Discharged in 1946, he came to Denver to find employment and a co-worker took him to the track in Brighton to see a hot rod race. That was all that was need to start Windy on the track to a long and successful race car owner career. By September 1946, he finished building his first race car, a 1930 Model A Roadster powered by a twin ignition, six cylinder Nash engine, known as the “Go Nash number 30.” Married in 1947, his wife Sandy would become a constant companion and supporter of his racing endeavors. When Englewood Speedway opened the same year Windy was there with his hot rod, one of his drivers was Don Codner, whose father, Charlie, would later buy the track.
Windholz ran hot rods until the late 1940s. He then partnered with Curt Stockwell and they would field Pikes Peak Hill Climb cars for 16 years as well as sprint cars until the mid-1960s. When Colorado National Speedway opened Windy decided to run late models on the dirt. Unable to get his favorite number 30 he decided to run number 101 on his car and that number along with the color purple became his signature. Windy’s cars appeared at opening races at Englewood Speedway, Century 21 Speedway, Raceland Speedway, Rocky Mountain National Speedway and Colorado National Speedway. He won championships in 1970, ’71 and ’72 at Colorado National Speedway and 2005 at Rocky Mountain National Speedway.
For over six decades, Windholz has fielded hot rods, Hill Climb cars, late models and modifieds. He was a founding member of the BCRA and a member of the RMMRA and CARC. Allen Batt, Paul Garrison, Ken Lowe and Eric Pfiff are just some of the talent to have driven his cars.
Windy passed away in 2010.
A native of Colorado, Junior Kaiser grew up in the Washington Park area of Denver. He attended his first drag race in 1955, at age 16, at Lowry Air Force Base. Like many, he was first a street racer cruising the streets and drive-ins looking to take on anyone with his Henry J powered by a V-8 Chevy. After his brother Jerry totaled the Henry J, he took its engine and put it in a 1927 Model T Coupe. In 1958, he built a top fuel dragster powered by a 389 cubic inch Pontiac engine.
Junior and his dragster showed up at Continental Divide Raceway in 1960 and won a top eliminator title defeating Hall of Famer Roy Golightly at a speed of 134 miles per hour. He continued running top fuel at CDR before moving to California. With the help of his brother, he raced at all top California drag strips running most every weekend. Returning to Colorado several years later, they put a GMC 671 super charger on a Pontiac engine in their top fuel car. Junior became one of three Colorado drivers to go over 150 miles per hour in 1962. Junior opened his own high performance engine machine shop, Kaiser Enterprises, Hi Pro Engines. It is now owned and operated by his son, Troy, and his daughter-in-law.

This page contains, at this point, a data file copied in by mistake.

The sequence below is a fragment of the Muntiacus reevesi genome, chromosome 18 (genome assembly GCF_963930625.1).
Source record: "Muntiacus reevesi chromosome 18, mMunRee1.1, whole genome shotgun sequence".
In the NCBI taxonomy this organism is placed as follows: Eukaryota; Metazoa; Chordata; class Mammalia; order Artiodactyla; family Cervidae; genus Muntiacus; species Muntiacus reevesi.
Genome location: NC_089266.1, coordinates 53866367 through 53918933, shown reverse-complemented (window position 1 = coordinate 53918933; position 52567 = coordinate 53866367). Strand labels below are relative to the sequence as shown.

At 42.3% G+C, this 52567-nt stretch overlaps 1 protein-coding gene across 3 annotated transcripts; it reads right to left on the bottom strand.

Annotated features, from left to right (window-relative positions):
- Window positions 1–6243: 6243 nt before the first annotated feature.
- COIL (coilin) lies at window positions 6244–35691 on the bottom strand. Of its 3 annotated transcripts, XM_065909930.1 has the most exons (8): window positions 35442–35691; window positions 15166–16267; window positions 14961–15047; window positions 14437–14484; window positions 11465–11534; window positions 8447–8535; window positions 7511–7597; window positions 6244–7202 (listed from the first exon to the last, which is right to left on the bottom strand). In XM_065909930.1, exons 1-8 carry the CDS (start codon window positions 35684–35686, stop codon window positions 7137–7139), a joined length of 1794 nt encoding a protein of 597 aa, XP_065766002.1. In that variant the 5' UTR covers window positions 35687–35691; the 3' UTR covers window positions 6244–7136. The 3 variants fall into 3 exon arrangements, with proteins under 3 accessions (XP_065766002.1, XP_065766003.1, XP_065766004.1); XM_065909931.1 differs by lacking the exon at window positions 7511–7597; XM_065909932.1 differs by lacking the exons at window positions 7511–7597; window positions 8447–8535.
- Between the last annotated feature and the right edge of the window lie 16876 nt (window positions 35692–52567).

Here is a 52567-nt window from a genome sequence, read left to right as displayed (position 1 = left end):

In collaboration with Mike Collins, Mike Widner and Mark Williams, he developed a rear engine top fuel car which the Kaiser brothers ran for over a decade. When they ran the car at the NHRA Winter Nationals, one of the drivers looked over their car from one end to the other. That driver, Don Garlets, came out with his own rear-engine car a few months later. Behind the wheel of the Kaiser Brothers top fuel car, Junior won the NHRA Division 5 Championship in 1980 and ’82. He was also ranked ninth in the country in 1982. Junior closed out his driving career partnering with Bill Rice, before retiring at age 57 in 1996
Bill Hill was born in Kansas City, Missouri in 1930. Before coming to Denver, he served as a Paratrooper with the 187th Airborne Regimental Combat Team from 1950 to 1953 and is a Korean War veteran. He then attended the University of Illinois working on majors in Journalism and Business. Arriving in the Mile High City in the late 1950’s, he became a sales representative for several large national companies.
He served, for a brief time, as public relations director for J.C. Agajanian Enterprises in 1966, before becoming the Rocky Mountain Regional Sales Manager for a national cosmetics company. In 1972 his motor sports career really began when he became the assistant news director for the United States Auto Club. Previously, he had announced at a number of race tracks in the Denver area, as well as tracks in New Mexico, Nevada and Oklahoma. He also served as PR director for the Pikes Peak Hill Climb and several Denver area race tracks and racing organizations, as well as hosting several radio shows in Denver.
In 1973 he joined Don Smith Enterprises, a very successful racing promoter. There he worked on administration and race-day operations for the company. He also handed publicity for the Terre Haute Action Track and the Indiana State Fairgrounds’ racing events. In 1982 he became General Manager of the Devils Bowl track in Houston and then moved on to be public relations director and promoter at the Tulsa and Muskogee, Oklahoma race tracks. He did the PR for the first World of Outlaws race staged in Dallas in 1978. In 1985 he formed his own company, Bill Hill Productions, which provided PR and promotional services for a number of race tracks across the country.
He then became a Senior Account Representative for K&K Insurance and then a Risk Manager for Las Vegas Motor Speedway and Pikes Peak International Raceway until his retirement in 1995.
Bill has also written and published two outstanding books on racing, Midget Racing in America’s Heartland and Midget Racing in the Rocky Mountains. He was inducted into the National Sprint Car Hall of Fame in 1995 and also sits on the organization’s Board of Directors.